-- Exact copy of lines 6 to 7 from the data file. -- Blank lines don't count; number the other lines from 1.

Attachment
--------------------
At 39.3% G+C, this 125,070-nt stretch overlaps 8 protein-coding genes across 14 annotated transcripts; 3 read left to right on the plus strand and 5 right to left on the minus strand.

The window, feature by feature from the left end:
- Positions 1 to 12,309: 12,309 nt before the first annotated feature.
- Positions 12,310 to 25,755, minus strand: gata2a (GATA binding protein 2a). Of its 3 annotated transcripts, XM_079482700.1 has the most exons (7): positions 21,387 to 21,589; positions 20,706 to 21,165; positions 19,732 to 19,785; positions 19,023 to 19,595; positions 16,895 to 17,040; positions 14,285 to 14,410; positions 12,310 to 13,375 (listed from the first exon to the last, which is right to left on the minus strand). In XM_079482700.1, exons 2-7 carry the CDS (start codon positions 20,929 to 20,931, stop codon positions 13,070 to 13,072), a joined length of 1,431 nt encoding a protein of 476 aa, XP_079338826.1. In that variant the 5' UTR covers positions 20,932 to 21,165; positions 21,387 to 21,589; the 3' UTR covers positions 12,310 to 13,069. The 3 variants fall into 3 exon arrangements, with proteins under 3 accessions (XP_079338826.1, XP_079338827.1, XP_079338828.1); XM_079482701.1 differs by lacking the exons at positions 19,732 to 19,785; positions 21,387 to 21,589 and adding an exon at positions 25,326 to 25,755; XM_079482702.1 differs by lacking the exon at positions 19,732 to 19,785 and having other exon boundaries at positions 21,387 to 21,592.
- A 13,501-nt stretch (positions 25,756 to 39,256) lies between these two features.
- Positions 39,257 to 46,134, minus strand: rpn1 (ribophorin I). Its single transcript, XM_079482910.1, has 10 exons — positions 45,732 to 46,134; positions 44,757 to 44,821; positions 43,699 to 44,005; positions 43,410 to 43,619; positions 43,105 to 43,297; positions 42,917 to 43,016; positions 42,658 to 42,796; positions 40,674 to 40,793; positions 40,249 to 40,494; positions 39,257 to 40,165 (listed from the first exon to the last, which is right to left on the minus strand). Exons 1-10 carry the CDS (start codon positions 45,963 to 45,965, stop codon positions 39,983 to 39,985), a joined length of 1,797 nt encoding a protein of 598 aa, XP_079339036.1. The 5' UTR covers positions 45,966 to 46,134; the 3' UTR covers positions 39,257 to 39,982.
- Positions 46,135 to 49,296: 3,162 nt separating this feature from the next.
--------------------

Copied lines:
- Positions 39,257 to 46,134, minus strand: rpn1 (ribophorin I). Its single transcript, XM_079482910.1, has 10 exons — positions 45,732 to 46,134; positions 44,757 to 44,821; positions 43,699 to 44,005; positions 43,410 to 43,619; positions 43,105 to 43,297; positions 42,917 to 43,016; positions 42,658 to 42,796; positions 40,674 to 40,793; positions 40,249 to 40,494; positions 39,257 to 40,165 (listed from the first exon to the last, which is right to left on the minus strand). Exons 1-10 carry the CDS (start codon positions 45,963 to 45,965, stop codon positions 39,983 to 39,985), a joined length of 1,797 nt encoding a protein of 598 aa, XP_079339036.1. The 5' UTR covers positions 45,966 to 46,134; the 3' UTR covers positions 39,257 to 39,982.
- Positions 46,135 to 49,296: 3,162 nt separating this feature from the next.